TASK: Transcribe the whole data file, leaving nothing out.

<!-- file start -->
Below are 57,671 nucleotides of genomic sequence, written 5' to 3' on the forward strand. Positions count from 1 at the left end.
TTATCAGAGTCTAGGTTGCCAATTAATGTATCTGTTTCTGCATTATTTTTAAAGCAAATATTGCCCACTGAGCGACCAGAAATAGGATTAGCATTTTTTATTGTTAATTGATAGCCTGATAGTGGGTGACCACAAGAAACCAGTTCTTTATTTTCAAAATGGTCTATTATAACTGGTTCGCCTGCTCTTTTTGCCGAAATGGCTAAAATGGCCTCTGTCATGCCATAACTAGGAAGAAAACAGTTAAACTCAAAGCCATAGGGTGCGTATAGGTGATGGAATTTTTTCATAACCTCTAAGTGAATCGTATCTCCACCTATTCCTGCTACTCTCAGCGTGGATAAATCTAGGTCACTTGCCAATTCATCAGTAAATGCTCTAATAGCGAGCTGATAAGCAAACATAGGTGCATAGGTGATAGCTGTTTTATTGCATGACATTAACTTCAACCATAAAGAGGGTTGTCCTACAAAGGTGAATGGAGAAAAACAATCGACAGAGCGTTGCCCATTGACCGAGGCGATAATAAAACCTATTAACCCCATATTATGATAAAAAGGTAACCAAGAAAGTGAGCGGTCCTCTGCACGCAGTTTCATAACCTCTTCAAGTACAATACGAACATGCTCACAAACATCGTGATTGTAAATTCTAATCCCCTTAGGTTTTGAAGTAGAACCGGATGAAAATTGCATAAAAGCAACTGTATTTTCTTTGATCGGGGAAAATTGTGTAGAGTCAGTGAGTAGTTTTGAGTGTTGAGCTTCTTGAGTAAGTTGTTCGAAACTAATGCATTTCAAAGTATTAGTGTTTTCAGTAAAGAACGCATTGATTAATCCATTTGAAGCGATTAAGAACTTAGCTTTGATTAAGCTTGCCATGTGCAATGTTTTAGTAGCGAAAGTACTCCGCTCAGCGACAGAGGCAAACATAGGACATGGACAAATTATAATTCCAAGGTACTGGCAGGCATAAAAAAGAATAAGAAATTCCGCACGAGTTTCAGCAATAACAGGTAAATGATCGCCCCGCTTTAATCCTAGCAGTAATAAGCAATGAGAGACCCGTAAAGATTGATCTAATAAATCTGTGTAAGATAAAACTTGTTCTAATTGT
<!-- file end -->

Below are 57,671 nucleotides of genomic sequence, written 5' to 3' on the forward strand. Positions count from 1 at the left end.
TTATCAGAGTCTAGGTTGCCAATTAATGTATCTGTTTCTGCATTATTTTTAAAGCAAATATTGCCCACTGAGCGACCAGAAATAGGATTAGCATTTTTTATTGTTAATTGATAGCCTGATAGTGGGTGACCACAAGAAACCAGTTCTTTATTTTCAAAATGGTCTATTATAACTGGTTCGCCTGCTCTTTTTGCCGAAATGGCTAAAATGGCCTCTGTCATGCCATAACTAGGAAGAAAACAGTTAAACTCAAAGCCATAGGGTGCGTATAGGTGATGGAATTTTTTCATAACCTCTAAGTGAATCGTATCTCCACCTATTCCTGCTACTCTCAGCGTGGATAAATCTAGGTCACTTGCCAATTCATCAGTAAATGCTCTAATAGCGAGCTGATAAGCAAACATAGGTGCATAGGTGATAGCTGTTTTATTGCATGACATTAACTTCAACCATAAAGAGGGTTGTCCTACAAAGGTGAATGGAGAAAAACAATCGACAGAGCGTTGCCCATTGACCGAGGCGATAATAAAACCTATTAACCCCATATTATGATAAAAAGGTAACCAAGAAAGTGAGCGGTCCTCTGCACGCAGTTTCATAACCTCTTCAAGTACAATACGAACATGCTCACAAACATCGTGATTGTAAATTCTAATCCCCTTAGGTTTTGAAGTAGAACCGGATGAAAATTGCATAAAAGCAACTGTATTTTCTTTGATCGGGGAAAATTGTGTAGAGTCAGTGAGTAGTTTTGAGTGTTGAGCTTCTTGAGTAAGTTGTTCGAAACTAATGCATTTCAAAGTATTAGTGTTTTCAGTAAAGAACGCATTGATTAATCCATTTGAAGCGATTAAGAACTTAGCTTTGATTAAGCTTGCCATGTGCAATGTTTTAGTAGCGAAAGTACTCCGCTCAGCGACAGAGGCAAACATAGGACATGGACAAATTATAATTCCAAGGTACTGGCAGGCATAAAAAAGAATAAGAAATTCCGCACGAGTTTCAGCAATAACAGGTAAATGATCGCCCCGCTTTAATCCTAGCAGTAATAAGCAATGAGAGACCCGTAAAGATTGATCTAATAAATCTGTGTAAGATAAAACTTGTTCTAATTGT